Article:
First held over 100 years ago in 1905, the Australian Open is a world-famous tennis tournament played every year since over the last two weeks of January. Today, it’s the largest annual sporting event held in the Southern Hemisphere, with over 10.5 million domestic viewers and 900 million homes reached with coverage of the 2018 event.
The tournament has been managed by Tennis Australia from the very beginning; the organisation responsible for a variety of things, including live feeds and updates on the matches to fans around the world through written, broadcast and radio coverage. With millions of eyes and ears on Australia in 2018, this was no easy undertaking. That’s why Tennis Australia joined forces with Airtime Pro earlier this year to use our internet radio broadcasting software to beam the first Grand Slam of 2018 to millions of listeners around the globe. Here’s how we pulled it off.
Broadly, the team at Tennis Australia had two main concerns with regards to radio coverage of the Australian Open tournament. The first was that they needed support for the large amounts of traffic that coverage of the Open would bring in. If something went wrong, they needed help quickly and painlessly to guarantee smooth coverage.
Listener figures were also a pain point for Tennis Australia, as the previous provider they’d opted with weren’t able to offer precise data on their listeners. Instead, all they got at the end of the coverage was a total of 3 million listeners.
That’s when they came across Airtime Pro: a solution not only better-suited to managing this kind of traffic, but also a more financially-friendly option for Tennis Australia.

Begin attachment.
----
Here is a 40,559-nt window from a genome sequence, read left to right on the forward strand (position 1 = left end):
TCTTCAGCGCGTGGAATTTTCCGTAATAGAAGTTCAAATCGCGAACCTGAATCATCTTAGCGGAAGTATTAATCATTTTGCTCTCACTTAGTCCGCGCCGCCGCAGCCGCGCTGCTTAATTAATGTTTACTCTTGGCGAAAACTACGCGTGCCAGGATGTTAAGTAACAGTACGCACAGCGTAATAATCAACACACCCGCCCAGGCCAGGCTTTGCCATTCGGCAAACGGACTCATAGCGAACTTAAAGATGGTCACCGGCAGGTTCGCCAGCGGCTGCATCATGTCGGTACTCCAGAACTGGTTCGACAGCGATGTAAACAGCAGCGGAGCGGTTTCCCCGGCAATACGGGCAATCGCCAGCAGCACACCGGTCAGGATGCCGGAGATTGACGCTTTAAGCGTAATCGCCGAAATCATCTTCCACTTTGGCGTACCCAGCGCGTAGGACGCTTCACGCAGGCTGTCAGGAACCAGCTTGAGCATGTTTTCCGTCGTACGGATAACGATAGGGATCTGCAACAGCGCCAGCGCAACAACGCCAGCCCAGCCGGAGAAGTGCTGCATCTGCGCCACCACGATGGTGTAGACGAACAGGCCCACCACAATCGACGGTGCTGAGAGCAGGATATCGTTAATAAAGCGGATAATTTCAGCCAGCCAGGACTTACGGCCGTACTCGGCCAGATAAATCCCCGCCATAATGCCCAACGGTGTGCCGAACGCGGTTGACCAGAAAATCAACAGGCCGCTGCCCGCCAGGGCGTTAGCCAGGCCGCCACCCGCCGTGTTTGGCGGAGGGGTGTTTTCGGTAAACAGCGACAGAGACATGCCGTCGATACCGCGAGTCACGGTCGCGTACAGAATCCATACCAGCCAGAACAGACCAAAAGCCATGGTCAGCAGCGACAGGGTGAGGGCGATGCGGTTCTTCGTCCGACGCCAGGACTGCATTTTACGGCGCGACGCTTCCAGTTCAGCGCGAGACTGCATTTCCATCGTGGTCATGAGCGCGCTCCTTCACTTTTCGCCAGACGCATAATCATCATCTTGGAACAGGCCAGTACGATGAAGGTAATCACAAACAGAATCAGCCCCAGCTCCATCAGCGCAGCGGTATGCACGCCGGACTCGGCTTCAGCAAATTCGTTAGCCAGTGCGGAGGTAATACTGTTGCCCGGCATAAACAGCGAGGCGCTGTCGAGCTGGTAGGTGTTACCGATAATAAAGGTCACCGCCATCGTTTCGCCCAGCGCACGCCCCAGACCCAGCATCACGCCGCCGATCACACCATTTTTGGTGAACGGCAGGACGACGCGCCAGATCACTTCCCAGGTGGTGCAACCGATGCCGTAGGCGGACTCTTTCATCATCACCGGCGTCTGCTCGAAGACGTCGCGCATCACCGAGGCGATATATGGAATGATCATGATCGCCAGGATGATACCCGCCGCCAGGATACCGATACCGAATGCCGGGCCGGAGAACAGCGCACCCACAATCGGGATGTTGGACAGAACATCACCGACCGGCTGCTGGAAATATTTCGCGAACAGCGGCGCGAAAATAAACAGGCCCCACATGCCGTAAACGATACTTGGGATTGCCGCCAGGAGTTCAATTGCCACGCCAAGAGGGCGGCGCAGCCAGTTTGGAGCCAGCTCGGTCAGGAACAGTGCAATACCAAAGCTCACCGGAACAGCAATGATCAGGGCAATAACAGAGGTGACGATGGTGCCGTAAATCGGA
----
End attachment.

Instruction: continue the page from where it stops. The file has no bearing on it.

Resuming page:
After Tennis Australia reached out, the Airtime Pro team set to work, first making sure that the system could support the magnitude of listeners required. We did the maths and figured out that we’d need an Airtime Pro instance that could support 100,000 concurrent listeners.
After making these calculations, we took some time to make sure the infrastructure was ready, tweaking and making changes where they were needed. Developing this infrastructure took around two weeks in total, after which we spent two more weeks conducting tests and simulations of the potential traffic during the event.
Both we and Tennis Australia were delighted that all our hard work paid off. Airtime Pro provided the Australian Open team with the right infrastructure for supporting the vast number of concurrent listeners eager to hear updates on the match.
Airtime also provided them with a Live Source Broadcasting module, which allowed them to plug in external streams to their broadcast. Additionally, they utilised Airtime Pro’s radio automation software to balance prepared content with live commentary.